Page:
Finally, in contrast to your understanding, I am a very strong believer in the concept of private property. The concept of private property, if adhered to, is the recipe for solving all human conflict. This starts with the concept that each human is the exclusive owner of their physical body. What I reject, is the muddying application of the word “property” and “ownership” to things that are not property. Speaking of dishonesty, I believe the purposeful improper use of the word property to patents or trademarks is a polemic trick to gain supporters: “If we don’t allow trespassing on your farm property, we shouldn’t allow trespassing on your intellectual property, wouldn’t you say?” One is property and the other is not. Bring back the term “royal grants in letters patent” to help people understand that patents are simply government-granted monopolies and get rid of the oxymoron “intellectual property”, I say.

          2. blewis86 says:

            The level of sophistry and rhetoric here is going through the roof.

            An “asset” is synonymous with “property.” In this case, the name Bare Conductive was leveraged and perceived as an asset by three parties – Bare Conductive, the customer, and the counterfeiter. The counterfeiter attributed value to the asset “Bare Conductive,” and stole it. This is initiating harm, as in this case it’s akin to someone breaking into the Bare manufacturing facility and damaging physical property, then selling it. Also, the notion that “serious” buyers in the internet economy are going to call Bare Conductive and ask if they can run quality assurance on a potential counterfeit is naive to say the least. As Matt pointed out, that even on visual inspection the clone “looked pretty good…” This from one of the creators. If Bare was subjected to this on a routine basis, it would be difficult to continue making “better products,” as you said in another comment.

            To your point, there are several types of open source licenses, and for that matter, several different interpretations of open source (,, Attribution is important for a number of reasons, not the least of which is the ability for the user community to trace the origins of work for the purposes of upgrade/enhancement/modification/fixes/explanation.

            In the end we can all agree that the counterfeiters actions were dishonorable. They tarnish the objectives of open source, two of which are to teach developers and give them more control of their projects (because the counterfeit didn’t even work).

          3. Arhur Krolman says:

            It just occurred to me that I think we might be talking at cross purposes a little. I’m talking about a theoretical world and you’re talkng about the here and now of Bare Conductive’s unpleasant surprise. I agree that, in today’s IP-full world, brand names are indeed assets (even though they are not property by my definition). But I am proposing a radically different world that is hard even to imagine (just as it was hard for many wise men, including Aristotle, to imagine a world without slavery). I am proposing a world where one has no legal ability to threaten others with fines or jail who imitate your ideas or even your brand name. What would the asset value of brand names like Bare Conductive and Intel and Coca Cola be in that world? Maybe significantly less. Maybe companies spend too much on media moguls, Mad Men and IP lawyers in our world today. Maybe, in an IP-free world, bright humans would focus more on continually improving and making high quality products at lower prices instead of brand advertising and suing counterfeiters. Who knows? What I do know is a world where you may not legally initiate threats of violence against the person or physical property of others would be a more just world.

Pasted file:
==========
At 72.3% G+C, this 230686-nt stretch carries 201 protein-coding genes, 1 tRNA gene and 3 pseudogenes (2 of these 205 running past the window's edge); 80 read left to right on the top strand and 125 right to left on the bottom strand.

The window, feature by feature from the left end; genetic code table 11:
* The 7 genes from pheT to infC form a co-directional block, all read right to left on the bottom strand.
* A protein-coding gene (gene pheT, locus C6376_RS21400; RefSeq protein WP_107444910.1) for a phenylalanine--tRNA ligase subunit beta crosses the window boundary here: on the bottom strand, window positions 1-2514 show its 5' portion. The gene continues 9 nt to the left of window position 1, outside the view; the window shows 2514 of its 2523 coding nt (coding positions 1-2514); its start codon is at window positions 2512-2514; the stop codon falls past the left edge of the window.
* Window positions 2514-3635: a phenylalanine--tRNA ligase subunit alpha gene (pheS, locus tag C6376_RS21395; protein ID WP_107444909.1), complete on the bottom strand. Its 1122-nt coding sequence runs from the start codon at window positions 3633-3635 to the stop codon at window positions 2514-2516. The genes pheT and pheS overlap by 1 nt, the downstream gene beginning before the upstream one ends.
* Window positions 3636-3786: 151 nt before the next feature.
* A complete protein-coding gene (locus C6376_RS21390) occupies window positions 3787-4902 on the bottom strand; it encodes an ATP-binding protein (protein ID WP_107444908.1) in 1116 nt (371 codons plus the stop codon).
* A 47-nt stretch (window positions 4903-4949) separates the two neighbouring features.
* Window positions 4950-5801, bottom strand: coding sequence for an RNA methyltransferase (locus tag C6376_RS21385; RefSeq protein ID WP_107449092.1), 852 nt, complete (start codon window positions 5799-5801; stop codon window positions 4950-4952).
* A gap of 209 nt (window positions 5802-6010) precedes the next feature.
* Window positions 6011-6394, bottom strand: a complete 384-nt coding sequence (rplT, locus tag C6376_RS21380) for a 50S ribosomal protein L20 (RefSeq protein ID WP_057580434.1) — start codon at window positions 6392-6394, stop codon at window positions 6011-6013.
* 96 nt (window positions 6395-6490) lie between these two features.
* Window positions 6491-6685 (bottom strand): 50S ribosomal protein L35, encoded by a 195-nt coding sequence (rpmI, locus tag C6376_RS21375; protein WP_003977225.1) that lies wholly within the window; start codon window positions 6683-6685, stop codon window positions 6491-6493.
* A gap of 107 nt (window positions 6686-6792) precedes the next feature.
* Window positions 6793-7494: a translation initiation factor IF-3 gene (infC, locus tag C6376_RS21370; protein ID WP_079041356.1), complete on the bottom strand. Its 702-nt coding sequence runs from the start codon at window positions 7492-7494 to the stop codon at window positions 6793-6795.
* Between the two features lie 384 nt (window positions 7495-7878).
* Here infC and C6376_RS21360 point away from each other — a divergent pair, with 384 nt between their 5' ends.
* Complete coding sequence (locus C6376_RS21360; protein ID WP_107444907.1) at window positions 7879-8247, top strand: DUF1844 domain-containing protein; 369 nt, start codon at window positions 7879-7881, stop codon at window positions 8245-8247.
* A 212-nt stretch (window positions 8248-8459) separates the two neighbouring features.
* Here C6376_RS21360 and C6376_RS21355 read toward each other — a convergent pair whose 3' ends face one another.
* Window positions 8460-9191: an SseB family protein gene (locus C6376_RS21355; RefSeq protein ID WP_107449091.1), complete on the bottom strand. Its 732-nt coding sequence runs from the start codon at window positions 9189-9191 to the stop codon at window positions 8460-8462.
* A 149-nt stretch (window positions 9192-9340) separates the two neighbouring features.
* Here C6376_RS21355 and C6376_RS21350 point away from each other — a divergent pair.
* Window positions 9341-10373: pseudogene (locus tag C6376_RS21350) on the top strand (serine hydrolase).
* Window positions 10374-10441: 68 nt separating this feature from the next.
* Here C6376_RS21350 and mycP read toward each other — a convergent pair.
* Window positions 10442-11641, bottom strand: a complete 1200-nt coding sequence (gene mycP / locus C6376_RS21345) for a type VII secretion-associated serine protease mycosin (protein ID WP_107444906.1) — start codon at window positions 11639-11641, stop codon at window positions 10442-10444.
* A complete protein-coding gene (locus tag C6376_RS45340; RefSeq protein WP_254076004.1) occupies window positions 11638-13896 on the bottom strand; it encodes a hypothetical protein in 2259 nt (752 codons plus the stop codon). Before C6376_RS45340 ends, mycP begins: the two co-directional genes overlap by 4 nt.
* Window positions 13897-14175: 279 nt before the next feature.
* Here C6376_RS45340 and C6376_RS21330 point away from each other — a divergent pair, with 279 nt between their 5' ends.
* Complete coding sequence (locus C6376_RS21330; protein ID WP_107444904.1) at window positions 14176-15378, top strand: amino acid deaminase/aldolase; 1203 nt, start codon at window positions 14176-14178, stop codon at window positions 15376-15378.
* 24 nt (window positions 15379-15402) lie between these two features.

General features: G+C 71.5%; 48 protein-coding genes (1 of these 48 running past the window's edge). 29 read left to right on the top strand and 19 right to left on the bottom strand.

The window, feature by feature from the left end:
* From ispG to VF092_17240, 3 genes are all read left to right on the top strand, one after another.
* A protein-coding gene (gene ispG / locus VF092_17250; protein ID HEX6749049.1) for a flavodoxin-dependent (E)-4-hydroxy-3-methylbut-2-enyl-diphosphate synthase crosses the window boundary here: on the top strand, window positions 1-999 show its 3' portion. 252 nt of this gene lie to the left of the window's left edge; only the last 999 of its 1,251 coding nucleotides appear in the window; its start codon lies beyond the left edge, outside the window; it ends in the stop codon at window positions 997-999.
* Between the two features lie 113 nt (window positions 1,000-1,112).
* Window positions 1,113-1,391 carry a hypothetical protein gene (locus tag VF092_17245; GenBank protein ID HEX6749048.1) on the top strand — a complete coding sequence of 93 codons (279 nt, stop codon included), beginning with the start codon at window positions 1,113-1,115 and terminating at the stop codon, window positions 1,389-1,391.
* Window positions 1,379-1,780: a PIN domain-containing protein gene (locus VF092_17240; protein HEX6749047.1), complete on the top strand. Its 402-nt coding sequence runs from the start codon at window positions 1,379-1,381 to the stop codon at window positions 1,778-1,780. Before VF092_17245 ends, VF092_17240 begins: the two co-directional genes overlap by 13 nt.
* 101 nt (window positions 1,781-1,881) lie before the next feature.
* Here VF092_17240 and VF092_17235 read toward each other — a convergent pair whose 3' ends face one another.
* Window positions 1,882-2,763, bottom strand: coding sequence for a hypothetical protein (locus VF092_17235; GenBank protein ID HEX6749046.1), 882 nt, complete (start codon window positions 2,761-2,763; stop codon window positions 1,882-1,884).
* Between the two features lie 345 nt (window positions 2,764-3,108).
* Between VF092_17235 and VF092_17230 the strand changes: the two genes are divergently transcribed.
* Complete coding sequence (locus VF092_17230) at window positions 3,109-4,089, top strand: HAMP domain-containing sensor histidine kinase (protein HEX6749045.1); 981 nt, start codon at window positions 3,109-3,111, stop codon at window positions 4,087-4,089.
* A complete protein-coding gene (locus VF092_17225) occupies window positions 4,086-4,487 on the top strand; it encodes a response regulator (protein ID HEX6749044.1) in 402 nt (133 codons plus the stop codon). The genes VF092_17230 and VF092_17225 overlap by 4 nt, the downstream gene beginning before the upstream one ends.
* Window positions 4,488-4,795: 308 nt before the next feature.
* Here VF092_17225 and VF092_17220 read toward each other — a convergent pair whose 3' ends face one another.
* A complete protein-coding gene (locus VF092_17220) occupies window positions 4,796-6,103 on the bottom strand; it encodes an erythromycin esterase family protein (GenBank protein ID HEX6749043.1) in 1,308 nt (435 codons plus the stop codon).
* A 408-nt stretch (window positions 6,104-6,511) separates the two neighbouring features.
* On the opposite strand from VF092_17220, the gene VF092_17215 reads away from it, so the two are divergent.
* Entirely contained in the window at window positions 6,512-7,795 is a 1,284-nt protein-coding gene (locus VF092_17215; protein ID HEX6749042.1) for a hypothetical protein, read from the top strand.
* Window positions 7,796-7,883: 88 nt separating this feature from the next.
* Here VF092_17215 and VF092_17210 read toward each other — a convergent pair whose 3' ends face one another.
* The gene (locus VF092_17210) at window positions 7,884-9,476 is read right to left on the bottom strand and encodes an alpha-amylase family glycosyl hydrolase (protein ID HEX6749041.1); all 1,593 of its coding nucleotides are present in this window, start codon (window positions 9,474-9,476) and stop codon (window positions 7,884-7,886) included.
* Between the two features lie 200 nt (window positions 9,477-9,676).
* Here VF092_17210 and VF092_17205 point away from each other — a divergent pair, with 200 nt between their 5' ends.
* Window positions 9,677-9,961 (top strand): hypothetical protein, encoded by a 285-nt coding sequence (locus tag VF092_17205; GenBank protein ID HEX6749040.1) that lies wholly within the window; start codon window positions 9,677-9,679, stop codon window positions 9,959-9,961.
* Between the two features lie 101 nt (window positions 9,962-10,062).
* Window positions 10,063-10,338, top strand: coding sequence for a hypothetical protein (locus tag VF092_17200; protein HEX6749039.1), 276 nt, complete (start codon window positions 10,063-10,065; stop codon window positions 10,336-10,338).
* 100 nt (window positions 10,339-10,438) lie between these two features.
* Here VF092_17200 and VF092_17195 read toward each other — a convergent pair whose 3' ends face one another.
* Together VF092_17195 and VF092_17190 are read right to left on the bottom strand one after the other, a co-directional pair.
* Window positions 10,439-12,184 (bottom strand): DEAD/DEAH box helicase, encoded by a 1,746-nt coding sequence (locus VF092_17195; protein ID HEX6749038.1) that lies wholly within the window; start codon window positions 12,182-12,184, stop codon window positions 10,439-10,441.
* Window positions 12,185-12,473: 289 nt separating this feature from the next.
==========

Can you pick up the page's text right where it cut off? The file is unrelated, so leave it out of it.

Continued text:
6. William Eades says:

    Imitation is the greatest form of flattery. However, an inferior copy produced with the intention of deception for gain is not.
    Opensource or closed, clones which offer no gain or new option to the original and in fact damage the reputation of the OEM by virtue of their substandard construction and/or performance while attempting to pass as an OEM product is theft and fraud by deception.
    As a community, we should not give such tactics place, but expose them at all opportunity.
    Opensource is a community based on interaction, co-operation, networking and MORALS. Improving the breed is what we are all about, but allowing clones which degrade the standard of the original to continue unchecked hurts us all.

    1. Bare Conductive says:

      Hi William,

      Thanks for your thoughts. I completely agree. Some of the comments here suggest that I’m frustrated because someone has copied our design. I’m not! I want people to take what we’ve done and make it better or more suited to their application. We wouldn’t have been able to get where we are without free exchange of information and it gives me great pleasure to pass the favour on. Use our files, use our ideas, but please, please don’t use our name! As you say, it is that which is so corrosive to Open Source Hardware and the Maker Movement in general.


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Matt Johnson is CEO and co-founder of Bare Conductive Ltd, a London-based company developing electrically conductive materials and hardware. Matt is a bit of a designer and a bit of an engineer and most comfortable being split between the two.